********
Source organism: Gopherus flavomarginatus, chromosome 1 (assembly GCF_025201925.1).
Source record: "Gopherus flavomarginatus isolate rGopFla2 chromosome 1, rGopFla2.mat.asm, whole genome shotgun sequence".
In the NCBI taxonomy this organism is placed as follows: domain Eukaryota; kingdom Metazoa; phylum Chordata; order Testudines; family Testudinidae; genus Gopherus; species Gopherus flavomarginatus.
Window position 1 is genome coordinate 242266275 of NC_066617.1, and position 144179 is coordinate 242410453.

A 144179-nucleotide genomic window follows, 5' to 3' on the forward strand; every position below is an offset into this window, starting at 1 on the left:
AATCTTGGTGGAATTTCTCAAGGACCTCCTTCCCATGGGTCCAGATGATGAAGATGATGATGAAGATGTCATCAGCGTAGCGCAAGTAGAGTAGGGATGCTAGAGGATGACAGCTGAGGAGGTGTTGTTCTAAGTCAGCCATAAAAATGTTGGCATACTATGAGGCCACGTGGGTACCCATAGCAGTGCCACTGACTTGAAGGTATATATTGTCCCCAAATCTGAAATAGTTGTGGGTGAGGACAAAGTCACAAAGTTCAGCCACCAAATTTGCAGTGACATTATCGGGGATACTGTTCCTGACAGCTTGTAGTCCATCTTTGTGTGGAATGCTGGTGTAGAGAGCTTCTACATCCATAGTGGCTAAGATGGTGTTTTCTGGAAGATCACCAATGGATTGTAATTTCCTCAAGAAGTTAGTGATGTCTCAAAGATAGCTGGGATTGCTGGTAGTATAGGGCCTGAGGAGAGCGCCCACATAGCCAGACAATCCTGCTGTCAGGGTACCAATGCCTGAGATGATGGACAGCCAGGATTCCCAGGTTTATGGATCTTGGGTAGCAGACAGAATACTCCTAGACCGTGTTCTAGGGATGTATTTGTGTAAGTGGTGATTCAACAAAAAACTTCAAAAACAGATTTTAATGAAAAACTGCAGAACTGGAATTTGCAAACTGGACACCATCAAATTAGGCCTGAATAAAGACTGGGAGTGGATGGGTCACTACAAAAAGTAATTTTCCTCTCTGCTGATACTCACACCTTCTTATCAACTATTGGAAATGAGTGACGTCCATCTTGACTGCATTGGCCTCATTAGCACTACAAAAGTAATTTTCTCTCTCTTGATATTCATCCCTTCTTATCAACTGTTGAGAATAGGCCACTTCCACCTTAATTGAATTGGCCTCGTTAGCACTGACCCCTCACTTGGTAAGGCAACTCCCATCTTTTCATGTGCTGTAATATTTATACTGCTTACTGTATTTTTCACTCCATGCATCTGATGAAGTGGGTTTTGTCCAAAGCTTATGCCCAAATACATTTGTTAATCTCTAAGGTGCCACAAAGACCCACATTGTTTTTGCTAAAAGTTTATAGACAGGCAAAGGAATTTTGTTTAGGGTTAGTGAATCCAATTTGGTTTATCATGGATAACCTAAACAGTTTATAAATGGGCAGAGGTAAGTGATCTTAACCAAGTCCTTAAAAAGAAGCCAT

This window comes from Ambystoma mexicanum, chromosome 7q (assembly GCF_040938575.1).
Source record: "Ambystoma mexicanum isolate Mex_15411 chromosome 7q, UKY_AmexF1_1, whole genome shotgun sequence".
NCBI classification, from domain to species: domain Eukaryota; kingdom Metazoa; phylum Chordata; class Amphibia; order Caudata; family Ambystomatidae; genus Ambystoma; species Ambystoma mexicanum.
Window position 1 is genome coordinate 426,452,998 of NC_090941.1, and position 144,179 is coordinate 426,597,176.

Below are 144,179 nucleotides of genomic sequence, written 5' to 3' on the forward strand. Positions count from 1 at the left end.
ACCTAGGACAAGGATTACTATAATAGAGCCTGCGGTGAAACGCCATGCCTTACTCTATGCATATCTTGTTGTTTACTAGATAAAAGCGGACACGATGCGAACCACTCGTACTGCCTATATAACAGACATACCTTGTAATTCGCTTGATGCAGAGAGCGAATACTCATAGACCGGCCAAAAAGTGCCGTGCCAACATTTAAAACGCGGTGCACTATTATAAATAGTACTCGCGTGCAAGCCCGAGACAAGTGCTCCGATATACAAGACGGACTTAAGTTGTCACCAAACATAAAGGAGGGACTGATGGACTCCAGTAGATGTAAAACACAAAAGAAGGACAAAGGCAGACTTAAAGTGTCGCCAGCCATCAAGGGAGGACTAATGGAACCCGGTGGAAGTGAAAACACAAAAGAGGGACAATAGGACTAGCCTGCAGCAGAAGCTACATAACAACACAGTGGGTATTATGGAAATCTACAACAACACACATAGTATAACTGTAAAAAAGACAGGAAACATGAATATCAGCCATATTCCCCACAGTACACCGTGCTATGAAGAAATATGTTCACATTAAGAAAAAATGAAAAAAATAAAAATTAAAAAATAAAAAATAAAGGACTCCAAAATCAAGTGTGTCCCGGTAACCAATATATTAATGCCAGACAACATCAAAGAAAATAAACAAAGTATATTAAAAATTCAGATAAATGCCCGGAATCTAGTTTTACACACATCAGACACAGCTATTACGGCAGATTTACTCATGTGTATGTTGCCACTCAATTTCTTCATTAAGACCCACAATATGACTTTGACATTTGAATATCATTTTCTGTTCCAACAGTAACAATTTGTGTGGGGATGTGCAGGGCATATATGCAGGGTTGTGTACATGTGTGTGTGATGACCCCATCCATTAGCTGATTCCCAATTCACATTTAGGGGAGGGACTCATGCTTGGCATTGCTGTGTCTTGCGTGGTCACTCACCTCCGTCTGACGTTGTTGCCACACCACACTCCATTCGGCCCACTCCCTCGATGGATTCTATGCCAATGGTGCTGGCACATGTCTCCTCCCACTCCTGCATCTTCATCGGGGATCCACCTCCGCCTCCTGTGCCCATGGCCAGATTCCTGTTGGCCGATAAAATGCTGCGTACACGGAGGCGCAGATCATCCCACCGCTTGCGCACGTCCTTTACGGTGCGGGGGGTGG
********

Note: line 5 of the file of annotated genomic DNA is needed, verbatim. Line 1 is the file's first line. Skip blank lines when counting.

A 144179-nucleotide genomic window follows, 5' to 3' on the forward strand; every position below is an offset into this window, starting at 1 on the left: